ISSN 2330-717X

Which Part Does China Play In Burma’s Civil War? – OpEd

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By Zin Linn

The Chinese army secretly transported dozens of Burmese troops inside its border on 21 October morning to fight against the Kachin Independence Army, which is resisting an offensive by Burmese regiments, referring local witnesses, Kachin News Group reported.

As said by eyewitnesses, approximately 30 Chinese military trucks clandestinely transported Burma Army’s soldiers from the Chinese border- trade city of Ruili (Shweli) to Jang Hkawng, another border town close to Loije on the Burmese side. Only two or three trucks in the military convoy were carrying Chinese troops and the rest carried Burmese soldiers, added local witnesses.

The aim of the maneuver seems to recapture two strategic positions which recently fell to the KIA at Jan Mai and Maw Shwi, near Loije, border-based military observers said. In the four month-long civil war, the Kachin Independence Army (KIA) seized two important frontline posts of Burma Army in Kachin State on 11 October, following more than 20 hours combating.

Concurrently, over 2,000 Chinese troops have arrived on the Sino-Burma border, where KIA strongholds have been positioned since early this month, said natives on the border. As stated by eyewitnesses, Chinese soldiers take military exercises every afternoon from 4 pm to 6 pm, in Jang Hkawng.

The Kachin Independence Army has taken counter action to the huge 6,000 megawatt Myitsone Hydropower Project with armed resistance. The armed-clashes displaced tens of thousands of Kachin war refugees, and ended a 17-year long armistice agreement between the Burmese army and the Kachin Independence Organization (KIO) and its military wing KIA.

Kachin State which is situated in northern Burma (Myanmar) has been seriously facing appalling environmental change. Kachin State holds large areas of intact natural woodland, and is one of the most important biodiversity spots in the region. It has been under threat since 1994 when the KIO, agreed to a ceasefire with the Burmese military regime.

After ceasefire, the KIO was allowed to keep hold of its arms and get hold of some protective power while yielding defensible authority of natural resources to the then military regime. By agreeing ceasefire KIO has to give in privileges of Kachin State’s extraordinarily rich natural resources to the junta. For that reason, many Kachin people consider that ceasefire agreement causes abject poverty together with environmental damages in their land.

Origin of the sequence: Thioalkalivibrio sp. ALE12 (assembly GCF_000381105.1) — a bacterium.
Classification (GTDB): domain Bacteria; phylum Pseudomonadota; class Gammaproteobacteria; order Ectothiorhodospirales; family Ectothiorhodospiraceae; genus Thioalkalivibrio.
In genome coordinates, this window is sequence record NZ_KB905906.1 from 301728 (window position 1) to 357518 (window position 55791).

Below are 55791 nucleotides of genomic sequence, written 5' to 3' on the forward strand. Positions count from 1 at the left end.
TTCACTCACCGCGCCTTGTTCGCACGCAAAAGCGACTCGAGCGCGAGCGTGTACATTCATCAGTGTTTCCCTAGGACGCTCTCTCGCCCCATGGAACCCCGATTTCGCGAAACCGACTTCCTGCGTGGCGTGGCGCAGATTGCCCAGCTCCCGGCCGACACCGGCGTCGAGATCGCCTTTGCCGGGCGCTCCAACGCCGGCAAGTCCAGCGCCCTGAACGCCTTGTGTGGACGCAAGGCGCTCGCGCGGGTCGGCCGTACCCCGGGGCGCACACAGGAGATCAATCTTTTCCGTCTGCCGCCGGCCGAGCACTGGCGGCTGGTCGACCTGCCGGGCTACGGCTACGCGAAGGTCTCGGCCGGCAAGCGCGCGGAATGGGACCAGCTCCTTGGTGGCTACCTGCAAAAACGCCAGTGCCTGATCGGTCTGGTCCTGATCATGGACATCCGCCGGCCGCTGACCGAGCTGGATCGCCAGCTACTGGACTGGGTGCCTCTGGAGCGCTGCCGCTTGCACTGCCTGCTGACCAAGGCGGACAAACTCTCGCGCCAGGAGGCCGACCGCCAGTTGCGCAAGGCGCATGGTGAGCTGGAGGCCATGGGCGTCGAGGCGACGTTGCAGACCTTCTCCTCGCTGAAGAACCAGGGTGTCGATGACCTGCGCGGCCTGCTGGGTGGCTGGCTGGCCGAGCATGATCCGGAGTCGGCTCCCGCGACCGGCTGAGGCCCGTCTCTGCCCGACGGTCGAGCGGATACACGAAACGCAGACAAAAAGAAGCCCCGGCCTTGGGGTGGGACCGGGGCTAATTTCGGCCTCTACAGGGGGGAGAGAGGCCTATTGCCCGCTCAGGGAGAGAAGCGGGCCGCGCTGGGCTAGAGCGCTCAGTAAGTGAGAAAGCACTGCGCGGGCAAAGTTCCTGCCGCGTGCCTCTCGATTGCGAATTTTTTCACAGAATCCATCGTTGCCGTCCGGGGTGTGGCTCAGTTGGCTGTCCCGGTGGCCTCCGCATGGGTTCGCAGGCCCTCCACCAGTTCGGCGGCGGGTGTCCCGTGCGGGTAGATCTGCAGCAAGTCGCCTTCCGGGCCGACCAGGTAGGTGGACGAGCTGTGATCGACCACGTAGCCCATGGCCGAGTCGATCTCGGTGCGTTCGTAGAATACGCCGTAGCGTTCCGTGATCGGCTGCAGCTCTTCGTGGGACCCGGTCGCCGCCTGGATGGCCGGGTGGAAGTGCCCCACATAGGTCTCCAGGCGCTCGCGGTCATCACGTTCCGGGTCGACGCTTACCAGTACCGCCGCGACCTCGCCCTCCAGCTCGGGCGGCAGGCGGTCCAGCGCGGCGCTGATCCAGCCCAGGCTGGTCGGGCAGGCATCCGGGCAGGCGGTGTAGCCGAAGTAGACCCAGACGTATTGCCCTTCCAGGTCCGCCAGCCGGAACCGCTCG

As the Burmese junta has a bad reputation with its human rights records, it offers the natural resources of the country to China in order to get shelter from the international criticism. As for KIO’s part, exploitations of the Kachin State’s natural resources by the Burmese and Chinese governments are unacceptable. Because, all natural resources management are approved by Burmese authorities without local consultation and such acts exacerbate animosity between the Burmese government and the Kachin community.

By accusing KIO’s self defensive war as jeopardy of border stability and China’s vested interests, Burmese authorities seem inviting China’s pressure in its ethnic affairs. The agreement to build seven hydropower dams on the Irrawaddy River and its tributaries with the China Power Investment Corporation (CPI) has been resulting forced relocation without consultation or compensation. Moreover, it will become the cause of flooding in Kachin Srate.

In October 2009, the Thailand-based Kachin Development Networking Group (KDNG) published a report – “Resisting the Flood” – highlighting the implementation of the Myitsone dam project on the Irrawaddy River.

The report demanded a halt to the project that is sponsored by the China Power Investment Corporation (CPI), its main investor and contractor. The dam project creates unwelcome impacts like social, environmental, livelihood, cultural and security problems for tens of thousands of people in the neighbouring area of the dam.

The report states that more than 15,000 people in 60 villages around the dam sites are being forcibly relocated without proper resettlement plans being drawn up by the Burmese military regime. These individuals have lost their means of livelihood such as farming, fishing and collection of non-timber forest products.

However, China selfishly affirms on dam-projects in Burma amidst serious complaints of the Burmese population. Hence, many people believe that the Burmese government has been escalating its military pressure on the KIO in order to protect China’s vested interest in Kachin State.

As a result, citizens think that China is pulling the strings in Burma’s politics in order to exploit not only natural resources but also to take advantage of regional politics.

Asian Correspondent

Asian Correspondent

Asian Correspondent is an English-language liberal news, blogs and commentary online newspaper serving all of the Asia-Pacific region. The website covers asian business, politics, technology, the environment, education, new media and Asia society issues.

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